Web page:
Results of Following Genealogy Best Practices, Part 1
A year and a half ago I didn't know I had a genealogy philosophy. That after years of working on my family tree, I'd developed sure-fire methods I rely upon. When I realized how crucial these methods are to my family tree, I decided to blog about it.
Now I'm putting my own philosophy to the test. Today let's take a look at one method I write about a lot.
Collect All the Documents
|A tiny sampling of the Leone's|
from my grandfather's hometown.
First you'll need to find out if records from your ancestral hometown are available. They may be on FamilySearch.org or you may need to visit the collection in person. If you're Italian like me, you may find your town's documents on the Antenati website.
You may find the language and handwriting tough on documents from a different country. That problem can almost entirely disappear as you go through many, many documents.
Several years ago I set out to gather information from every vital record from my grandfather's hometown of Baselice, Italy. I visited my local Family History Center countless times to scroll through the microfilmed documents from 1809 through 1860.
I realized the only way to know who my relatives were was to document everyone.
It took me years! I sat there with a computer in my lap and typed the information I saw. I developed an efficient shorthand so I could go home with my text file and record everyone in Family Tree Maker. The result: a town-wide tree of almost 16,000 people, more than 10,000 of which had a connection to me by blood or marriage. (See Families of Baselice.)
You see, in the 1800s, people couldn't travel as easily as we do today. They married someone in town. The same families intermarried a number of times. Everyone was related!
I began posting my enormous town tree on several websites. To this day, people with roots in that town are contacting me and adding 4 or 5 generations to their own family trees.
Here's how going through an entire town's records can help you:
In small towns, or city neighborhoods, you'll see a lot of the same names repeated. You wouldn't believe how fast I got at typing names like Mariantonia, Michelarcangelo, Lapastoressa and Gianquitto because of the repetition.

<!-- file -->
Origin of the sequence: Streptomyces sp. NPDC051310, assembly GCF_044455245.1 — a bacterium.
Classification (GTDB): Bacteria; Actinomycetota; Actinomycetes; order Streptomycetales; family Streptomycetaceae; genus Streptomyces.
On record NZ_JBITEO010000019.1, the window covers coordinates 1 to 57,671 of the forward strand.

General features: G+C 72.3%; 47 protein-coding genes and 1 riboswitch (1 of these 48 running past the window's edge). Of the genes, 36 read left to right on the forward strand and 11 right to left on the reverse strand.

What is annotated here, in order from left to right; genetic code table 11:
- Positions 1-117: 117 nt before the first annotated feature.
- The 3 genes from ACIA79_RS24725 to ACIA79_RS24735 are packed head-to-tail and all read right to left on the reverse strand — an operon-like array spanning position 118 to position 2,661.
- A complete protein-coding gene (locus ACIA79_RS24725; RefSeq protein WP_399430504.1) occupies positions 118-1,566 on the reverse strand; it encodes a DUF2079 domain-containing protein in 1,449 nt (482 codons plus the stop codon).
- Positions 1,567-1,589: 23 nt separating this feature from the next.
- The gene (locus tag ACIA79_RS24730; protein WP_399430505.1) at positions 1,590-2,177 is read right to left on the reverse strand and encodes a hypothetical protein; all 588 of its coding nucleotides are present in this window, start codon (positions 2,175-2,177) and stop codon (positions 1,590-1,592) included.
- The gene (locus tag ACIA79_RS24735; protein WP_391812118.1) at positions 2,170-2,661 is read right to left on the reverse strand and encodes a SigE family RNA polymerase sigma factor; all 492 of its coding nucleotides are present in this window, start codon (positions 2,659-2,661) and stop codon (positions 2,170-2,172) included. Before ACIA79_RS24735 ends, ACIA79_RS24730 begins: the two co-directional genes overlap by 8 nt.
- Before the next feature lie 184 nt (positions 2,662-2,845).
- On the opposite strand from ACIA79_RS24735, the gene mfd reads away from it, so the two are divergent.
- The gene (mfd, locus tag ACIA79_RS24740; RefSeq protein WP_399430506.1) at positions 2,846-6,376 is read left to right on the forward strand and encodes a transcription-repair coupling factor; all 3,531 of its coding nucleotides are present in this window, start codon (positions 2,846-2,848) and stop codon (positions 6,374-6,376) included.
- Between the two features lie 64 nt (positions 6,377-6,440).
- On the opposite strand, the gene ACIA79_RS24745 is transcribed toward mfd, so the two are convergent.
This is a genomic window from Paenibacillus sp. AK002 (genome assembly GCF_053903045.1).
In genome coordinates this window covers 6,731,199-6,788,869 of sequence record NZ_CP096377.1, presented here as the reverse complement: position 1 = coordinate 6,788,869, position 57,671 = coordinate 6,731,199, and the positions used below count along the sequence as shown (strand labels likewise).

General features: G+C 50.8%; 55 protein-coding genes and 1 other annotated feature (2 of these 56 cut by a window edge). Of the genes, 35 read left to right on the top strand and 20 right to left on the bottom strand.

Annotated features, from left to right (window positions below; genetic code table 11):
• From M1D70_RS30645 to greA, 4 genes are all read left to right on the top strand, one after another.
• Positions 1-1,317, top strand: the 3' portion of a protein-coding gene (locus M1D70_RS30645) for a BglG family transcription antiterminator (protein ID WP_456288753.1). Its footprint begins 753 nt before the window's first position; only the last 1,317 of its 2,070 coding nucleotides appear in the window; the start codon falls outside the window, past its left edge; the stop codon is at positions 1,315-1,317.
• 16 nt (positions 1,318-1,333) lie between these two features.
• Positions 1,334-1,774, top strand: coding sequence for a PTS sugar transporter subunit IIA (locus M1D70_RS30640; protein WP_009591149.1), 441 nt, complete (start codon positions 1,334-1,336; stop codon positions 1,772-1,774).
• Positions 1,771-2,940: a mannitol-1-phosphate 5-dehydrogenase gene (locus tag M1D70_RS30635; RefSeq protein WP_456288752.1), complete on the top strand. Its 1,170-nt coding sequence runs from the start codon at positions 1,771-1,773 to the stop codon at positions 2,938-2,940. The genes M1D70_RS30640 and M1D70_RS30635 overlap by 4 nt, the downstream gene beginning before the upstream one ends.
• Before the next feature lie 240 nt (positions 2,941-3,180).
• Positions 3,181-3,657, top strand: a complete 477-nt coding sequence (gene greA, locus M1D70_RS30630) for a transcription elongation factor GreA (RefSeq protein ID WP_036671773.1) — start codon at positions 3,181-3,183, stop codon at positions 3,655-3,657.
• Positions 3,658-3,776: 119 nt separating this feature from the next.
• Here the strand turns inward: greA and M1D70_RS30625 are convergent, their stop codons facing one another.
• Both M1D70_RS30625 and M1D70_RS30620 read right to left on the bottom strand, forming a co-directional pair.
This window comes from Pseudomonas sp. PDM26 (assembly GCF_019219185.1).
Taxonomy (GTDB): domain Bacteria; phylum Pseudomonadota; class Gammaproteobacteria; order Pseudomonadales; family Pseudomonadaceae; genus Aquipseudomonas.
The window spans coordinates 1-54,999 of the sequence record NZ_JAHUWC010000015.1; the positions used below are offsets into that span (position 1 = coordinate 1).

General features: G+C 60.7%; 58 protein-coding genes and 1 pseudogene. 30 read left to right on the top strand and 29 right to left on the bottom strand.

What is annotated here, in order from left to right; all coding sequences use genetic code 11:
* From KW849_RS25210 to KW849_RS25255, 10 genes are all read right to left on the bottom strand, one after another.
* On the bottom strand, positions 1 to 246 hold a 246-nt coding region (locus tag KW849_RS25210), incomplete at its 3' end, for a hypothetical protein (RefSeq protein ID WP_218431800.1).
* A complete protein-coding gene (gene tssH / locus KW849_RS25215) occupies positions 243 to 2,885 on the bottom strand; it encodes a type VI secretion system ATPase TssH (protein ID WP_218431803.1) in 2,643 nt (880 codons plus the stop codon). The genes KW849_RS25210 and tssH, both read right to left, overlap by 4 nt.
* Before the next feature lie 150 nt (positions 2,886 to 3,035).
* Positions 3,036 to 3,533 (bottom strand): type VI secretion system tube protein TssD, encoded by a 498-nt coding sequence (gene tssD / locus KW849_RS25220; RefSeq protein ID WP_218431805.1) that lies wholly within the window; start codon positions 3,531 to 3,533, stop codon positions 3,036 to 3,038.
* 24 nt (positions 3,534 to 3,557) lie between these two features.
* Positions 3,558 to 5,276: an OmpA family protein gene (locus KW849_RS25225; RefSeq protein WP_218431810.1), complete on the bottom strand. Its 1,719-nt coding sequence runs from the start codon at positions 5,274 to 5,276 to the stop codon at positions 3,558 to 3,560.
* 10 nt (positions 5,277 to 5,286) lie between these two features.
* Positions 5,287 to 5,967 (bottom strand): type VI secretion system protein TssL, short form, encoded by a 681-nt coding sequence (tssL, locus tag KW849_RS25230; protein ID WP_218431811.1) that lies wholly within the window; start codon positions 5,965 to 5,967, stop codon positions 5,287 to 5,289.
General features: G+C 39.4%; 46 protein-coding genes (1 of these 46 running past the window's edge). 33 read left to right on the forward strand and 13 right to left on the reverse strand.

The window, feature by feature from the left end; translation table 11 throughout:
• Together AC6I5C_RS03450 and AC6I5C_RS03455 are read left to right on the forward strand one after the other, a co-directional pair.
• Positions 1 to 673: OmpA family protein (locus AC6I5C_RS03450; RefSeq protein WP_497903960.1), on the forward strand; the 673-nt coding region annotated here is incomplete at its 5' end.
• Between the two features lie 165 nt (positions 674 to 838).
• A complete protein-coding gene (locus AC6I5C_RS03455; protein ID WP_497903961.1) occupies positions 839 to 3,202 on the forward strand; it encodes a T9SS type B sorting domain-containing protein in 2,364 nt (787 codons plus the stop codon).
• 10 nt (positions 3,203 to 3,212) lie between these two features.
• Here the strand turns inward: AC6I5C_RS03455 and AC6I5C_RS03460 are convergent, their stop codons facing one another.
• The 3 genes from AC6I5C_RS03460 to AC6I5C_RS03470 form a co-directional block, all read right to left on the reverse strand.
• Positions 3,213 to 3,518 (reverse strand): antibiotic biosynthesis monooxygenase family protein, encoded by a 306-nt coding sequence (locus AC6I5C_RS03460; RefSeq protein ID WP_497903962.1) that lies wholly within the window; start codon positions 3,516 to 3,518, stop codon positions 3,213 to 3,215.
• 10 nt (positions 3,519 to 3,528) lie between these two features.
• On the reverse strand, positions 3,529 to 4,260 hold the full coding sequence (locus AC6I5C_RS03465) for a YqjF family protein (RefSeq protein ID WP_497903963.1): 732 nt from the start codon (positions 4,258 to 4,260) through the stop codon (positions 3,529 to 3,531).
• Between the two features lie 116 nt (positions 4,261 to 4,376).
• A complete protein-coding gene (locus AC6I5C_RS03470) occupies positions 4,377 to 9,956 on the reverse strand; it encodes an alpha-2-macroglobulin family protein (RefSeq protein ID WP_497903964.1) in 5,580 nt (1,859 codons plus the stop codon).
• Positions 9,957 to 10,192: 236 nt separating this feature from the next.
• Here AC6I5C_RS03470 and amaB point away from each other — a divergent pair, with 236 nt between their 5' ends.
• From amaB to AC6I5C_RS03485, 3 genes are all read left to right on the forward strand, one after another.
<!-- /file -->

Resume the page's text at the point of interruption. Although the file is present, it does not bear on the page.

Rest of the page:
But speed isn't the benefit. It's knowing the town's names so well that you can read them no matter how bad the handwriting or how damaged the document.
I see lots of people on Facebook asking others to interpret old records because they don't understand Italian. They don't know yet that you don't have to speak the language to understand the names, dates and facts on a vital record.
The more foreign-language records you view, the more that language becomes second nature. You'll learn the words for born, married, died, spouse, all the numbers and months of the year. And you'll know where on the document to look for them.
Scope of relationships
When I started looking at Baselice records, I was searching for anyone named Leone. Right away I realized I couldn't tell how any of them were related to me unless I spread out. I had to find other children born to the couple I learned was my great grandfather's parents. Then I had to see who those other children married. And then I went back more generations.
It was documenting everyone that gained me 10,000 relatives. And that's why my tree continues to find delighted Baselice descendants to this day.
Today I can download those Italian records to my computer. The clarity blows those ancient microfilm projectors out of the water. So I am doing for my other ancestors' towns what I did for Baselice. In one weekend I added 4 generations to my cousin's tree. It was amazingly easy.
So I will continue to recommend you don't stay on the straight and narrow path of your direct-line ancestors. Your family tree has an endless amount of rich data to gain by spending time with all the documents you can find.